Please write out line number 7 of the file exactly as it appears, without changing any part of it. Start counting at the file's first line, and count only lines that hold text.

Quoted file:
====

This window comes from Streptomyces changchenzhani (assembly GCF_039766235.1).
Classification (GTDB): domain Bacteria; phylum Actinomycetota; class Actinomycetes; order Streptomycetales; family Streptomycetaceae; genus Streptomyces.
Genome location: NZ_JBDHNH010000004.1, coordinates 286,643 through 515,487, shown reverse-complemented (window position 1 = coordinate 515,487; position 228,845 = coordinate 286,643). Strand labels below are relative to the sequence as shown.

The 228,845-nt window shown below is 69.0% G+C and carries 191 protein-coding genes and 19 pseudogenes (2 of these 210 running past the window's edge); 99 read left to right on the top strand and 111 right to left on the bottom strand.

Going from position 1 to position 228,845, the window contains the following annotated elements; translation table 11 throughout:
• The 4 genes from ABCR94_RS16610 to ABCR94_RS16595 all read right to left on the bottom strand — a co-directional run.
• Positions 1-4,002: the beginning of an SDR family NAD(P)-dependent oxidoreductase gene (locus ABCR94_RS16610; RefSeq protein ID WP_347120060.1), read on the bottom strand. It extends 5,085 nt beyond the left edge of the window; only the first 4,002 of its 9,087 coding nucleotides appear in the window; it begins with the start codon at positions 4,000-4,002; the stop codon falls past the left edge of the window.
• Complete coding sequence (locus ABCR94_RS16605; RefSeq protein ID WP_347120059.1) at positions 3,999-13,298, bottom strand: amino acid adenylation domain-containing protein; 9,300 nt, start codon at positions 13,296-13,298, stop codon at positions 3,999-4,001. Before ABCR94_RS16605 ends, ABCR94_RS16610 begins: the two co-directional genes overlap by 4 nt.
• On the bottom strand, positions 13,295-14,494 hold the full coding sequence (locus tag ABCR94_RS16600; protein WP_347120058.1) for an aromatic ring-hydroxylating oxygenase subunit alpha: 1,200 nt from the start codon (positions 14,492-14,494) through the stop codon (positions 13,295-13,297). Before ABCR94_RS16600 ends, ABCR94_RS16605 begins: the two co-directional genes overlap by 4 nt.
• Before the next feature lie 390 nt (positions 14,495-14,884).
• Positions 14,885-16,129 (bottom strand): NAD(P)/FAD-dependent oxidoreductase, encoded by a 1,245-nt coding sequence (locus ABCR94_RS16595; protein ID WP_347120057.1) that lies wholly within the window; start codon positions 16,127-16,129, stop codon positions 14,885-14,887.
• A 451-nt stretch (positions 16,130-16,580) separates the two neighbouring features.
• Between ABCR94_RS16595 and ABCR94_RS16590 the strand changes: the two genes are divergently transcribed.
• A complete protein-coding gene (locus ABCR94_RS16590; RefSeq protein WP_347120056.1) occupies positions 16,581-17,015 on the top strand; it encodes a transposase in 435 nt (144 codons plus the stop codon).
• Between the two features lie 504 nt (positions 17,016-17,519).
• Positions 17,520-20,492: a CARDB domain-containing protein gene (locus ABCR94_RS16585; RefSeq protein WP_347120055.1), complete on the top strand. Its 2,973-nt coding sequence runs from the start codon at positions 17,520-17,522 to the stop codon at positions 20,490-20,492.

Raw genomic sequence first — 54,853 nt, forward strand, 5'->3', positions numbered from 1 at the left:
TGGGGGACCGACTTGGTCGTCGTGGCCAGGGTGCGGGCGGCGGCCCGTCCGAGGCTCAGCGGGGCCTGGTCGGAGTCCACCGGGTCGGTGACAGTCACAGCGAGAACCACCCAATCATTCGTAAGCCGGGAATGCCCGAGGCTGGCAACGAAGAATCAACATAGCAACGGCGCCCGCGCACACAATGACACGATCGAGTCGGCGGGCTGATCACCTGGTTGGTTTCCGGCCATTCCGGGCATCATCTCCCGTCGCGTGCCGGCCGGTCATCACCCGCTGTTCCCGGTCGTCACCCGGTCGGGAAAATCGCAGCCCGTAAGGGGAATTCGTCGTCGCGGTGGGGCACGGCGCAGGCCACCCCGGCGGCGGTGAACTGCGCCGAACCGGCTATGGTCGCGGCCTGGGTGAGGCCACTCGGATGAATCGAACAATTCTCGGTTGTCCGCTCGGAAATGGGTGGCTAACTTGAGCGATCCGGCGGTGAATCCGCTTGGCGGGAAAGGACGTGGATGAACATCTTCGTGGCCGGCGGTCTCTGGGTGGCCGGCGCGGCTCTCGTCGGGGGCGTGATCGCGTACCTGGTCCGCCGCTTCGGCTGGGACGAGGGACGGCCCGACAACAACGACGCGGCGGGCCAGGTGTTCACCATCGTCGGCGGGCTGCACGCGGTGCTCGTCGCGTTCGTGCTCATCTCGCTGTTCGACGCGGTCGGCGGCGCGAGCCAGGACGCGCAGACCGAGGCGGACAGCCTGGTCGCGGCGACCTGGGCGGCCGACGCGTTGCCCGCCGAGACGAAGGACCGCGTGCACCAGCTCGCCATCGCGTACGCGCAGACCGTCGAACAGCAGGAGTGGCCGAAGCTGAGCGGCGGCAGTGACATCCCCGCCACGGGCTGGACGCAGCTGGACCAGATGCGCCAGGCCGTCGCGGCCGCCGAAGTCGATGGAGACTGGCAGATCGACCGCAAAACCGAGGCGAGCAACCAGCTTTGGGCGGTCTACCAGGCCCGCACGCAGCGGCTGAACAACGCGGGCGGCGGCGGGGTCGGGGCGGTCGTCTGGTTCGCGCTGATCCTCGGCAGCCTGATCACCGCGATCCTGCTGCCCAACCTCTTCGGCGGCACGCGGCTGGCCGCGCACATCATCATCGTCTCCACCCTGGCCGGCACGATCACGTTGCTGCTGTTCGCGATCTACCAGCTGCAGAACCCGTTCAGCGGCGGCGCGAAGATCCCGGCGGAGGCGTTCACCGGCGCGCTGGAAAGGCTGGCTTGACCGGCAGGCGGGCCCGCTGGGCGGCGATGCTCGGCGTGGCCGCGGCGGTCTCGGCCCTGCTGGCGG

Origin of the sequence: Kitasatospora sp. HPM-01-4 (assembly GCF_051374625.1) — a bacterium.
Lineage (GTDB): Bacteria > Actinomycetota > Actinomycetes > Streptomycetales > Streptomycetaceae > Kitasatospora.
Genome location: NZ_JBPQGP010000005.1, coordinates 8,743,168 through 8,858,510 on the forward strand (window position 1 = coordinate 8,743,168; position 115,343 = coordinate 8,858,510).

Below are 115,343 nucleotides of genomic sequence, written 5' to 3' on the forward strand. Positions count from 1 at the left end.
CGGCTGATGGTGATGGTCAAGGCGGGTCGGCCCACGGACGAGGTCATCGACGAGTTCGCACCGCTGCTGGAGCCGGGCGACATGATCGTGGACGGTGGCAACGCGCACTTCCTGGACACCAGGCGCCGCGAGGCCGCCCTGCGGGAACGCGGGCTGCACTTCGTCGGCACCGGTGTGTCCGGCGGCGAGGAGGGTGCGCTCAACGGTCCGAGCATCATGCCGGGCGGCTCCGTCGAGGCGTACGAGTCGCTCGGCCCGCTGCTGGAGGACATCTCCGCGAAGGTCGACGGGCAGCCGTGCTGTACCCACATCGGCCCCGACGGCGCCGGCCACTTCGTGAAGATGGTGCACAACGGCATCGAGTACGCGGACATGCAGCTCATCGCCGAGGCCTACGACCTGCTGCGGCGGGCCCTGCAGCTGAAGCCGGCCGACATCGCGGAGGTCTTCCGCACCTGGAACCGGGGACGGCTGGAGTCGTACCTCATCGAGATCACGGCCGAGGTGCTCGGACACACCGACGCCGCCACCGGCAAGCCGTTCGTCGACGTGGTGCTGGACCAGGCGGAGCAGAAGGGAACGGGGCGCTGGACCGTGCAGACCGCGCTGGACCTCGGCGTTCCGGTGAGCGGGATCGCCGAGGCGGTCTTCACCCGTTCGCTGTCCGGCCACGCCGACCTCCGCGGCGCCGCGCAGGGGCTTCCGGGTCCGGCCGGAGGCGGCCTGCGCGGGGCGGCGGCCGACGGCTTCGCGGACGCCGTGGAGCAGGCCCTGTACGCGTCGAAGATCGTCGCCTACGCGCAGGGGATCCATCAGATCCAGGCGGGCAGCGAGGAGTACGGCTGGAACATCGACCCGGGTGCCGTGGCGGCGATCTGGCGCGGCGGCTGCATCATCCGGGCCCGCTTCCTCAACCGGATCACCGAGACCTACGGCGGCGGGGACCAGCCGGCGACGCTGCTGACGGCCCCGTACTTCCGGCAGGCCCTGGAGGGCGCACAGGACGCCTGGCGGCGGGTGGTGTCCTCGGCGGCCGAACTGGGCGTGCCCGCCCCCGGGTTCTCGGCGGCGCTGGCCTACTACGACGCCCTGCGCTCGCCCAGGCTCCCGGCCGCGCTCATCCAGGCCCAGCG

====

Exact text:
• Positions 1-4,002: the beginning of an SDR family NAD(P)-dependent oxidoreductase gene (locus ABCR94_RS16610; RefSeq protein ID WP_347120060.1), read on the bottom strand. It extends 5,085 nt beyond the left edge of the window; only the first 4,002 of its 9,087 coding nucleotides appear in the window; it begins with the start codon at positions 4,000-4,002; the stop codon falls past the left edge of the window.